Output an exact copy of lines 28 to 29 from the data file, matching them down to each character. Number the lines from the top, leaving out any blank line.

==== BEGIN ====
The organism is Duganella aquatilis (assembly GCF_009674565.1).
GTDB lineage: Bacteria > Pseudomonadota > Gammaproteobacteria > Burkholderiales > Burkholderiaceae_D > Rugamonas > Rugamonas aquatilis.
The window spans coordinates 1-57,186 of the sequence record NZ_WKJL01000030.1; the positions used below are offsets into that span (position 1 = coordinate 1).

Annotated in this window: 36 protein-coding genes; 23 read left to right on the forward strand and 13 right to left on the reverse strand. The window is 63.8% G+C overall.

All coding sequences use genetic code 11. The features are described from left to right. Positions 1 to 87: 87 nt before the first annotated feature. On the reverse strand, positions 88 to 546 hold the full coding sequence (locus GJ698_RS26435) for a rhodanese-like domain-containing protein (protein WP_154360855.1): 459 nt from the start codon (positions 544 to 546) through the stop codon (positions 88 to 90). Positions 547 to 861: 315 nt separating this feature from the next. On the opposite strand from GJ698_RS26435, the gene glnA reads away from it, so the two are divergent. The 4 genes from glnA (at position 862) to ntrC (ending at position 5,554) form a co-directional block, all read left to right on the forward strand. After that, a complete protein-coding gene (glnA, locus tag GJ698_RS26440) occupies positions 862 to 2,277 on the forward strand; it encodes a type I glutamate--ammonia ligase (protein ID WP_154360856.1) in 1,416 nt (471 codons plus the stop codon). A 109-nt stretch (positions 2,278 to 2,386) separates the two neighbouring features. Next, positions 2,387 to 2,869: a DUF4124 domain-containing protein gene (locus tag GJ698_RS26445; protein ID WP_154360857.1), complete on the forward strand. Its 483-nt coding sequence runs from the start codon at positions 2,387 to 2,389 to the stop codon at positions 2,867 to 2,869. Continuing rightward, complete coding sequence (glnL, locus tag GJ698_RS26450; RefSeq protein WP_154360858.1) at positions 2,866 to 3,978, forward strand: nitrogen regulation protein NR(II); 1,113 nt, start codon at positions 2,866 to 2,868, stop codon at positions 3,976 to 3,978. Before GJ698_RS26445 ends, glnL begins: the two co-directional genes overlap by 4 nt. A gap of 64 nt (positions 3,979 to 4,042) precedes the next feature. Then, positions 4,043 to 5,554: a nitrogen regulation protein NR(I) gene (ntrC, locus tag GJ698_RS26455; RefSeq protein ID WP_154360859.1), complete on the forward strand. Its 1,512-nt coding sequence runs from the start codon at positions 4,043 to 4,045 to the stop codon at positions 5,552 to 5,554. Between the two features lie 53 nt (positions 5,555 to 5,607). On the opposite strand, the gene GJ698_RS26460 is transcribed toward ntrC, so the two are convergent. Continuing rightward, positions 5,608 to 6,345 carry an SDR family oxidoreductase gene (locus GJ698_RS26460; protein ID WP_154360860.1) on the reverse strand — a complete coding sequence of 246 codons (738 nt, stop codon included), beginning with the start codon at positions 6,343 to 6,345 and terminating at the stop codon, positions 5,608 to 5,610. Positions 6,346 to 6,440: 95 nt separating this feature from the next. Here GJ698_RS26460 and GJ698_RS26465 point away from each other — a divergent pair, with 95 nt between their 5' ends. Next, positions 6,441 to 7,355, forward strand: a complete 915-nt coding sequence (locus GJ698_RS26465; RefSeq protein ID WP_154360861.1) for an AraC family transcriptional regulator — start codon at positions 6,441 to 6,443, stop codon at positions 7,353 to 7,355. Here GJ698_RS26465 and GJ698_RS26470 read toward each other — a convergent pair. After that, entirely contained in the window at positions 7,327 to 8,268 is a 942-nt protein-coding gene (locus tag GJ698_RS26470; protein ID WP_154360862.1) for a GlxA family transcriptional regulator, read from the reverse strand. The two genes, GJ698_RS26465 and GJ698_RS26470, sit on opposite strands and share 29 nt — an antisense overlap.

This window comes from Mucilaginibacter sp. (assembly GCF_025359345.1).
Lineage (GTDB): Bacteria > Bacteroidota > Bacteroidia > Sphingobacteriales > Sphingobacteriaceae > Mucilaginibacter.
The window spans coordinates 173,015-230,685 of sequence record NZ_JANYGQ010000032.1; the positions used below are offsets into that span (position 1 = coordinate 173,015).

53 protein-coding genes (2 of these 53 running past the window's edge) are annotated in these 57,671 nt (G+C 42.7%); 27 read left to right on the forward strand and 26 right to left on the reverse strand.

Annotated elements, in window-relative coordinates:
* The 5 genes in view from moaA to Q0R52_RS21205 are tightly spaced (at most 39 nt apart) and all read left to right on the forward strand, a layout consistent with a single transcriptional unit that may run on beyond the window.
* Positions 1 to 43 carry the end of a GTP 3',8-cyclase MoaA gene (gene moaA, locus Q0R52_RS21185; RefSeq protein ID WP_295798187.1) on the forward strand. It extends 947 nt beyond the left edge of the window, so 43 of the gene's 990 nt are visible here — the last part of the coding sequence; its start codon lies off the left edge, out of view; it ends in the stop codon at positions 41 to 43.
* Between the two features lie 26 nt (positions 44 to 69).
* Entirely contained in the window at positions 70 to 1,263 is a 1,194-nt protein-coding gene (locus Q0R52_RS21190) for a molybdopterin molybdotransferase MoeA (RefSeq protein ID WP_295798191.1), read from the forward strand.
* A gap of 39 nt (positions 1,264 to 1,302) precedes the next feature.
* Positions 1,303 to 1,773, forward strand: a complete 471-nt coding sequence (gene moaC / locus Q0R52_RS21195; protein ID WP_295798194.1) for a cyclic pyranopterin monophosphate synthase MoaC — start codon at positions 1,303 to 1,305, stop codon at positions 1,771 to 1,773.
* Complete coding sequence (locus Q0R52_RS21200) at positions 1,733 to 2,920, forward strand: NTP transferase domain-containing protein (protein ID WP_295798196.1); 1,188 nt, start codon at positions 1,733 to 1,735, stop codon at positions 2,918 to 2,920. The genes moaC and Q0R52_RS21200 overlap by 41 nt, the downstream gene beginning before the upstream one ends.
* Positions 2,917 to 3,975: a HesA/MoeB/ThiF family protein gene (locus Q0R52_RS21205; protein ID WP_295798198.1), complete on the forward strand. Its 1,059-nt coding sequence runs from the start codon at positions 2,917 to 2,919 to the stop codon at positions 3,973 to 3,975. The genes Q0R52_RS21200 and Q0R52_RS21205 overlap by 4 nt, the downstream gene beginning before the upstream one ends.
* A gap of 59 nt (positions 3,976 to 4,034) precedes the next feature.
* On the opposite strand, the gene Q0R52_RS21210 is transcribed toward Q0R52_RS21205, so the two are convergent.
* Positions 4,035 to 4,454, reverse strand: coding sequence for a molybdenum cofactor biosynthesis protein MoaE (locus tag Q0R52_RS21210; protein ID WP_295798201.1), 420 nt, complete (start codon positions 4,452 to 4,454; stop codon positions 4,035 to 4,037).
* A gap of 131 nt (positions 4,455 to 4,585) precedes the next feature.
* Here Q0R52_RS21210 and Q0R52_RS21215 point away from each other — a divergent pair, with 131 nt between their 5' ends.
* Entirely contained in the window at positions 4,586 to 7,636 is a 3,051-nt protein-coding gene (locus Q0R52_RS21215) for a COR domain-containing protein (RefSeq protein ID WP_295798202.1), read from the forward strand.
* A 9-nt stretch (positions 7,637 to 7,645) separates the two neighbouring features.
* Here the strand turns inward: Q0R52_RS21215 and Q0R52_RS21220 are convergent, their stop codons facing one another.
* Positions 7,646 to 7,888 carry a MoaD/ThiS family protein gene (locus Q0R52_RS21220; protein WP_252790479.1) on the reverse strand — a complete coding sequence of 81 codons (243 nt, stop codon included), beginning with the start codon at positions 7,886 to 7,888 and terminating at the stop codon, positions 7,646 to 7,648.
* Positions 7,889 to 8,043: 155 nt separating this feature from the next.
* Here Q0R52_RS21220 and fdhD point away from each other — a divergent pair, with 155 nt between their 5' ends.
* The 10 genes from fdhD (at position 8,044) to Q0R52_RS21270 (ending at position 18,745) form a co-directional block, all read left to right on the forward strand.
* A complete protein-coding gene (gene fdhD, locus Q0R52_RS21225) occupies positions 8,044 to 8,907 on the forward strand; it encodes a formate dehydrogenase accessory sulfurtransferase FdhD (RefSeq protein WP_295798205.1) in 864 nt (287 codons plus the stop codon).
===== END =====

* Positions 7,889 to 8,043: 155 nt separating this feature from the next.
* Here Q0R52_RS21220 and fdhD point away from each other — a divergent pair, with 155 nt between their 5' ends.